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Keep it or trade it?

  • Keep it forever

    Votes: 16 53.3%
  • Trade that puppy in

    Votes: 3 10.0%
  • Depends on the vehicle/other

    Votes: 11 36.7%

  • Total voters
    30
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Discussion Starter #1
For my last few vehicles I've become a "keep it until the wheels fall off" type of person.
One of my friends is a die-hard "trade in every 4 years" guy.


How about it folks, are you a "keep it forever" or "trade it in" type?
 

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We tend to keep our cars for a long time then give them to family or friends. Sometimes none are wanted by either so they go to charity.
 

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For my last few vehicles I've become a "keep it until the wheels fall off" type of person.
One of my friends is a die-hard "trade in every 4 years" guy.


How about it folks, are you a "keep it forever" or "trade it in" type?
I don't quite fit either. I believe in paying for one first. Then based on needs or wants or market conditions or a combination of all, then you trade.
 

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If you have money to blow then yes trade often. My 2004 Volvo is paid off, my 2011 Volt about a year away from being paid off. No car payments = freedom.
 

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I voted "keep it forever," but I keep them "as long as they are reliable." It is tough to decide when is the right time to give up on one. It is usually a costly repair that starts the decision making, then I don't want to abandon the investment I made in that repair. But if it is burning oil, or I suspect it might leave someone stranded, or I think there will be recurring repairs, it goes. I really don't want to be in a position where it dies and I have to buy in a hurry. Replacing sooner means you still have some trade value, and you can take your time finding the best deal.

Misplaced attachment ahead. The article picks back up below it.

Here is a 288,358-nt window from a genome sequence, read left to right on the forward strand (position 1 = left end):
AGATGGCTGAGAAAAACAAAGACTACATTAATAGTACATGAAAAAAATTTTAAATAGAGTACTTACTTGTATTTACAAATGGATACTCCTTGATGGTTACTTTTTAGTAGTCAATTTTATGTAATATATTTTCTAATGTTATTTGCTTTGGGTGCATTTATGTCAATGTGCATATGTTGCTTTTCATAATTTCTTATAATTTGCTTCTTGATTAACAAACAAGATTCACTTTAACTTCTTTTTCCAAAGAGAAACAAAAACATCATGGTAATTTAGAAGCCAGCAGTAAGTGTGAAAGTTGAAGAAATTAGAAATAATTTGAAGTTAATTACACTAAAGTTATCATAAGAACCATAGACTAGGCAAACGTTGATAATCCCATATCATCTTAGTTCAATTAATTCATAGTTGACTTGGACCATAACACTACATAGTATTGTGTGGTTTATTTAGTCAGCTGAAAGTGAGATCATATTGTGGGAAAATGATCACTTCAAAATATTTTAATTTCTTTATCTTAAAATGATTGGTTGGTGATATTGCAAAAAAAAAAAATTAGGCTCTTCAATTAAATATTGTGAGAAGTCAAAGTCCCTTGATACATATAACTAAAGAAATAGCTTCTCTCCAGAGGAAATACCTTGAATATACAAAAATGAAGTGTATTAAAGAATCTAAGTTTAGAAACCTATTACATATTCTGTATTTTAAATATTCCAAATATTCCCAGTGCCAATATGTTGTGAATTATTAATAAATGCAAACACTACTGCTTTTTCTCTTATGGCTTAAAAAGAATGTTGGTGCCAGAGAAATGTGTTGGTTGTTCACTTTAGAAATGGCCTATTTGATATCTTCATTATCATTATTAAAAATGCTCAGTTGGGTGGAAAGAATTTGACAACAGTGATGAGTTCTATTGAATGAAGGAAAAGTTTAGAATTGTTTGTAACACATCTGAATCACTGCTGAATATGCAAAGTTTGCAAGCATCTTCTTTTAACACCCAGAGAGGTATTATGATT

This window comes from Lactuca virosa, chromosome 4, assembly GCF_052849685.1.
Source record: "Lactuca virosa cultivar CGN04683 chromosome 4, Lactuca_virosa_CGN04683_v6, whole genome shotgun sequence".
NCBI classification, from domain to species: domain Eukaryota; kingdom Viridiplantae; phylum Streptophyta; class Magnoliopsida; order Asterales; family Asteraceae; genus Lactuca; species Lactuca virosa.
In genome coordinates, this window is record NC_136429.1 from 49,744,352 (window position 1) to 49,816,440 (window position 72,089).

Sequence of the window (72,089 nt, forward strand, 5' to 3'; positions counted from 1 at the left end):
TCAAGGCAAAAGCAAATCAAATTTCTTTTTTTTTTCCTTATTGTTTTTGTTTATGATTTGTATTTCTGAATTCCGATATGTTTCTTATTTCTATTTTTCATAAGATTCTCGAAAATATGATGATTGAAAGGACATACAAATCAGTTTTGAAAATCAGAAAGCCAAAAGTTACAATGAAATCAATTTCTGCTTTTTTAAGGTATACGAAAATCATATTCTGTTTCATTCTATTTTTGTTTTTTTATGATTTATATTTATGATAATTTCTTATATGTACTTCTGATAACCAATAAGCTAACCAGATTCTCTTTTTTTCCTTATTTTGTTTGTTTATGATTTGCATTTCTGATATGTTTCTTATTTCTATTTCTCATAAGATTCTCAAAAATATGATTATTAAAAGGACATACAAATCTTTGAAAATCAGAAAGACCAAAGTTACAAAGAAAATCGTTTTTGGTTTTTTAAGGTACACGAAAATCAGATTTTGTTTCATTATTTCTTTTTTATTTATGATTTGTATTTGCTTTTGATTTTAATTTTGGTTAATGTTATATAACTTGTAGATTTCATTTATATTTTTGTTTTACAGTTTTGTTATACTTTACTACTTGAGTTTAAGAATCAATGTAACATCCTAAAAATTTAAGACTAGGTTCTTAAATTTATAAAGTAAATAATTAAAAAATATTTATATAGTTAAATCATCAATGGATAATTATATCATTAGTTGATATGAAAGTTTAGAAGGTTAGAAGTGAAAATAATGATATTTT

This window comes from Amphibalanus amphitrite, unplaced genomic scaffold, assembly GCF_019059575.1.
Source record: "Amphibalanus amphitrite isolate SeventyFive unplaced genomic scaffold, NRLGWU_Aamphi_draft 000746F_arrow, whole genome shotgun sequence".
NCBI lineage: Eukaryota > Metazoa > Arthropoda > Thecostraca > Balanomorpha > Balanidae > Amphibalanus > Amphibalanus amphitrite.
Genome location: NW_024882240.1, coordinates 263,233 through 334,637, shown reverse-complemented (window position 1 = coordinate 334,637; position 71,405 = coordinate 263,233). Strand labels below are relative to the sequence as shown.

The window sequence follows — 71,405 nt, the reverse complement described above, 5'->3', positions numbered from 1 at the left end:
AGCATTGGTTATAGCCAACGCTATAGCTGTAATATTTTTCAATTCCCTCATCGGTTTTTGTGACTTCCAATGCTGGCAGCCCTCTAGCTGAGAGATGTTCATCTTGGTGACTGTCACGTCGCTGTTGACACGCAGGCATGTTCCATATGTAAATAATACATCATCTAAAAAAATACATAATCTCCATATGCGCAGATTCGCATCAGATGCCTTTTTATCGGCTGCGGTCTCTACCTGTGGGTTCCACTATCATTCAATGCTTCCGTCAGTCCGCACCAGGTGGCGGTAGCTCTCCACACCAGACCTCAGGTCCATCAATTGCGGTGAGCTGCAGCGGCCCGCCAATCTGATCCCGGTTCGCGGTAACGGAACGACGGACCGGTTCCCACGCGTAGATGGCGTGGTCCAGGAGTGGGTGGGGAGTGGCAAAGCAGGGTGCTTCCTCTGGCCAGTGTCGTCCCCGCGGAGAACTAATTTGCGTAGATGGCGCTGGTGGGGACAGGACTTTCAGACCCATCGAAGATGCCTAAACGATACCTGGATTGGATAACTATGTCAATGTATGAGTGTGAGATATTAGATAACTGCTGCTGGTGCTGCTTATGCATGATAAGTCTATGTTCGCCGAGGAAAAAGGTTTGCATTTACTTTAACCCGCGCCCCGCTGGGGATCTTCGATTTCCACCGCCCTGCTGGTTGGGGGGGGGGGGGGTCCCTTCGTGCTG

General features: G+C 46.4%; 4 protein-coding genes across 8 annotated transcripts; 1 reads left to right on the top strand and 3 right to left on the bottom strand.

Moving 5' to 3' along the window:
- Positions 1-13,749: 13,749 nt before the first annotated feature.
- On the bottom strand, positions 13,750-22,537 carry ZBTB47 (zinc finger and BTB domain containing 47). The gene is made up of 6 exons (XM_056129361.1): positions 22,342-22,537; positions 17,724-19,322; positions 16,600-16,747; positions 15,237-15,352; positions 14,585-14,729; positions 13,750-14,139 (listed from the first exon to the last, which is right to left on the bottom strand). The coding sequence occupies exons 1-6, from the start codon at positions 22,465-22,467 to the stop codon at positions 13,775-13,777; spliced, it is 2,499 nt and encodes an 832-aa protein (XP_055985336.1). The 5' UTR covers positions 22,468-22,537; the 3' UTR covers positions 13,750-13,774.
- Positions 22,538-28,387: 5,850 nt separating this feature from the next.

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Two reasons for me: 1) rapidly advancing EV technology is a strong incentive to upgrade, compared to ICE car progress; 2)advancing age of driver. The hour glass is running and I want to experience the latest before hanging up the keys. All of this assumes that you can afford to change cars more often than not, of course. Read David Nolan's piece on his Tesla upgrade in Green Car Reports. We are contemporaries that think mostly alike.
 

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I need something different every 3-4 years. I like to experience different cars and prefer something with some GO.

I usually buy a 3-yr-old one-owner then trade again in 3-4years. ELR was bought new and I’ll keep her a bit longer.
 

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I'm kind of a mix. I usually keep my car until I'm frustrated with something, or it starts falling apart. I kept my last car (a 2008 Saturn Astra) for 9 years and 120,000 mile), but during that time, I had leased 3 different cars for my wife. I usually keep her in a leased car, because we need an SUV to haul our 3 kids and tow our camper, and she is hard on cars with mostly 3-4 mile stop and go trips. It also seems cheaper to lease her SUV's with the GM discount. For me, I now plan on buying 3 year old CPO off-lease vehicles like I did with my 2014 Volt. I should still be able to get 5-6 years out of a 3 year old car with how good they are now, and I save so much money buying used.
 

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Based on my math, it's economically best to buy new and keep it for 7 years. Based on my current driving, this will be around 140,000 miles. This is longer than your friends 4 year mark but shorter than the point where you start hitting more expensive repair & maintenance items. Now EV's will likely improve on this reliability and expense wise, however I still don't want to be driving something when rust spots start showing. Include an aluminum body like the Model S and I'll likely keep it much longer.

So I'm effectively in the middle.
 

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For my last few vehicles I've become a "keep it until the wheels fall off" type of person.
One of my friends is a die-hard "trade in every 4 years" guy.


How about it folks, are you a "keep it forever" or "trade it in" type?